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Defense minister calls for prompt military judiciary reform

Defense Minister Suh Wook gives a briefing on the death of an Air Force noncommissioned officer at the National Assembly's defense committee in Seoul on Wednesday. She was found dead in an apparent suicide on May 22 after being sexually harassed in the military. (Yonhap)
Defense Minister Suh Wook gives a briefing on the death of an Air Force noncommissioned officer at the National Assembly's defense committee in Seoul on Wednesday. She was found dead in an apparent suicide on May 22 after being sexually harassed in the military. (Yonhap)

Defense Minister Suh Wook called Thursday for reforming the military's judiciary system to reduce commanders' influence over the investigation and trial process amid intense criticism the Air Force mishandled a sexual abuse case that led to a noncommissioned officer taking her own life.

The minister made the appeal during a parliamentary session, apologizing again for last month's death of the master sergeant, surnamed Lee, three months after she was groped and suffered other abuse by a colleague of the same rank.

The incident sparked public outrage following revelations that the military failed to properly protect the victim despite her repeated calls for help while instead trying to persuade her to reach a settlement with the perpetrator in a suspected attempt to cover up the case.

"In order to restore trust in the military's judiciary system, we need to reduce commanders' influence in the criminal procedures and carry out reform tasks as planned to guarantee independence and fairness in the investigation and trial process," the minister said.

In 2018, the defense ministry rolled out a series of tasks to reform the military's judiciary system and proposed a law revision the next year. The bill is now pending at the parliament's legislation and judiciary committee.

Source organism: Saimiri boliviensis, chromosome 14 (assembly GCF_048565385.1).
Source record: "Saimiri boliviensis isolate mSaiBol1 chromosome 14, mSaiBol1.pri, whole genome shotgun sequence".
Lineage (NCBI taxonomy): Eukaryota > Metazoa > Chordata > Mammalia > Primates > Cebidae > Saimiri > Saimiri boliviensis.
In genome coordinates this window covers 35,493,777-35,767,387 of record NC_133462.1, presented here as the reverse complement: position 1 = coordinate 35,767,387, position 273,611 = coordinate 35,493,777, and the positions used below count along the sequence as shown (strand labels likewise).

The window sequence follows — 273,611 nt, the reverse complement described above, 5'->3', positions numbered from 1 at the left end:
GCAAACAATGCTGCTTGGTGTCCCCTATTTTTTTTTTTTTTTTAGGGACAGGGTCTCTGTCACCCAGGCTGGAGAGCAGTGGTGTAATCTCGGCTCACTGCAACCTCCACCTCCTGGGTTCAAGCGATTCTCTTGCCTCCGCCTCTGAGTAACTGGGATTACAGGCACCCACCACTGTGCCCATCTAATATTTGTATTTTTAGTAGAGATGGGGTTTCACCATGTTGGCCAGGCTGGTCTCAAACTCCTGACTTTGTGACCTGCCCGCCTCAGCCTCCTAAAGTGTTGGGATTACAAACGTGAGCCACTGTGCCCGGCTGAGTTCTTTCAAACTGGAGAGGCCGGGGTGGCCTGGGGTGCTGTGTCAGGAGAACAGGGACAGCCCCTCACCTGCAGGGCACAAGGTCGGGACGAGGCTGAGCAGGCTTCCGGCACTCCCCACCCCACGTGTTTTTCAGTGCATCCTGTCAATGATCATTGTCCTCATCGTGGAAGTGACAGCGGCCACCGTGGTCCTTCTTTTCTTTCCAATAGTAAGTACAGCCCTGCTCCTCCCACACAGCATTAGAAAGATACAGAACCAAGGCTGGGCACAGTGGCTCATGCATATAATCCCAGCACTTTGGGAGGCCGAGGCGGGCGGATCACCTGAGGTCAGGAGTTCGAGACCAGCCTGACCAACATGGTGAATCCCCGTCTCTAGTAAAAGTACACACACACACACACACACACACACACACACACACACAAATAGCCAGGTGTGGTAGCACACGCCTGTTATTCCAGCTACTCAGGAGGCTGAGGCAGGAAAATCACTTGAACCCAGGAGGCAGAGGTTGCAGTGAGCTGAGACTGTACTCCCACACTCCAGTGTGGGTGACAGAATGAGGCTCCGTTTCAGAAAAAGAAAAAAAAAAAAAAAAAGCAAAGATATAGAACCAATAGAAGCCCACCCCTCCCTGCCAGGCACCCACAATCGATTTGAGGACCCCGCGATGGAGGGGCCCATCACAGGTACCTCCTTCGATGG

The proposed reform measures include transferring appeals cases to the Seoul High Court and appointing civilian legal experts as military judges to prevent commanders' influence in trials, according to the ministry.

"Such military judiciary reform will serve as the cornerstone to prevent crimes and corruption in barracks, including sexual violence," Suh said, vowing efforts to build a "new barracks culture" based on justice and human rights.

During the parliamentary meeting, the head of the gender equality center under the Air Force said she failed to promptly report the March case to the ministry, thinking that it was "not important."

The center was notified of the incident just three days after it took place but a report to the ministry was made a month later as part of a monthly report.

Asked if the ministry is willing to set up a sexual assault prevention organization under the immediate control of the minister, Suh said he will review the proposal at a task force on overhauling military culture. (Yonhap)

 

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